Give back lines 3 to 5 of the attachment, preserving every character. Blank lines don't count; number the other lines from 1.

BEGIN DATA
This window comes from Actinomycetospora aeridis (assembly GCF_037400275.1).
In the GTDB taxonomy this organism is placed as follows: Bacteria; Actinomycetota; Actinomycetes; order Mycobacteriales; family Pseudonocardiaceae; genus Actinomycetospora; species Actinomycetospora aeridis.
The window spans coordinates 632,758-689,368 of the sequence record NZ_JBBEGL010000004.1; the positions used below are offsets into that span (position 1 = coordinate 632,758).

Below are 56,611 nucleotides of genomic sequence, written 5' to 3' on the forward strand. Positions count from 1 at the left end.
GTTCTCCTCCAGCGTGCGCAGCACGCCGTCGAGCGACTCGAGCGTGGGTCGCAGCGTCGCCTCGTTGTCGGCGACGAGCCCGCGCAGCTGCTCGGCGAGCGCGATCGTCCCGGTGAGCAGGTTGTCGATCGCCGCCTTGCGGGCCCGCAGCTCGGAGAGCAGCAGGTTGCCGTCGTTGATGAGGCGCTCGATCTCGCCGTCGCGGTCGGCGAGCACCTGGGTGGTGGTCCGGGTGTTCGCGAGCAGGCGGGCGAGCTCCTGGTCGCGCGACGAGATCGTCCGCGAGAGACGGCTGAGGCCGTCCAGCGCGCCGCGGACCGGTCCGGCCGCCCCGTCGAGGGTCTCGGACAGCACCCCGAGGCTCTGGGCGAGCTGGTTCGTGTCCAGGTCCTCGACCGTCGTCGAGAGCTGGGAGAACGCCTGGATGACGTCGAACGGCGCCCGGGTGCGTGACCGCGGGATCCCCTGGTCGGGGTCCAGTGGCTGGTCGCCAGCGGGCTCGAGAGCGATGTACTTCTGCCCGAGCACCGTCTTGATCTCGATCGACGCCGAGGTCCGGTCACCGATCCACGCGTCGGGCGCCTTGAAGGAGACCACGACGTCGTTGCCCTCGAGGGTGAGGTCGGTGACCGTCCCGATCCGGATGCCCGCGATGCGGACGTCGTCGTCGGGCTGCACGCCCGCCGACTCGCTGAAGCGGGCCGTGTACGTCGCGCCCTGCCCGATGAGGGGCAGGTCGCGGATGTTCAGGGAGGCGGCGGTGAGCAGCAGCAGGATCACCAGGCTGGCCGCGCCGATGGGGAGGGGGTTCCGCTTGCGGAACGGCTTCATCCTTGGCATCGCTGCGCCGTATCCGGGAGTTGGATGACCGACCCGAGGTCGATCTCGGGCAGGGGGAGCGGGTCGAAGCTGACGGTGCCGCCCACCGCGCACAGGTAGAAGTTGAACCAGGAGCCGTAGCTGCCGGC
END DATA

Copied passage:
The window spans coordinates 632,758-689,368 of the sequence record NZ_JBBEGL010000004.1; the positions used below are offsets into that span (position 1 = coordinate 632,758).

Below are 56,611 nucleotides of genomic sequence, written 5' to 3' on the forward strand. Positions count from 1 at the left end.
GTTCTCCTCCAGCGTGCGCAGCACGCCGTCGAGCGACTCGAGCGTGGGTCGCAGCGTCGCCTCGTTGTCGGCGACGAGCCCGCGCAGCTGCTCGGCGAGCGCGATCGTCCCGGTGAGCAGGTTGTCGATCGCCGCCTTGCGGGCCCGCAGCTCGGAGAGCAGCAGGTTGCCGTCGTTGATGAGGCGCTCGATCTCGCCGTCGCGGTCGGCGAGCACCTGGGTGGTGGTCCGGGTGTTCGCGAGCAGGCGGGCGAGCTCCTGGTCGCGCGACGAGATCGTCCGCGAGAGACGGCTGAGGCCGTCCAGCGCGCCGCGGACCGGTCCGGCCGCCCCGTCGAGGGTCTCGGACAGCACCCCGAGGCTCTGGGCGAGCTGGTTCGTGTCCAGGTCCTCGACCGTCGTCGAGAGCTGGGAGAACGCCTGGATGACGTCGAACGGCGCCCGGGTGCGTGACCGCGGGATCCCCTGGTCGGGGTCCAGTGGCTGGTCGCCAGCGGGCTCGAGAGCGATGTACTTCTGCCCGAGCACCGTCTTGATCTCGATCGACGCCGAGGTCCGGTCACCGATCCACGCGTCGGGCGCCTTGAAGGAGACCACGACGTCGTTGCCCTCGAGGGTGAGGTCGGTGACCGTCCCGATCCGGATGCCCGCGATGCGGACGTCGTCGTCGGGCTGCACGCCCGCCGACTCGCTGAAGCGGGCCGTGTACGTCGCGCCCTGCCCGATGAGGGGCAGGTCGCGGATGTTCAGGGAGGCGGCGGTGAGCAGCAGCAGGATCACCAGGCTGGCCGCGCCGATGGGGAGGGGGTTCCGCTTGCGGAACGGCTTCATCCTTGGCATCGCTGCGCCGTATCCGGGAGTTGGATGACCGACCCGAGGTCGATCTCGGGCAGGGGGAGCGGGTCGAAGCTGACGGTGCCGCCCACCGCGCACAGGTAGAAGTTGAACCAGGAGCCGTAGCTGCCGGC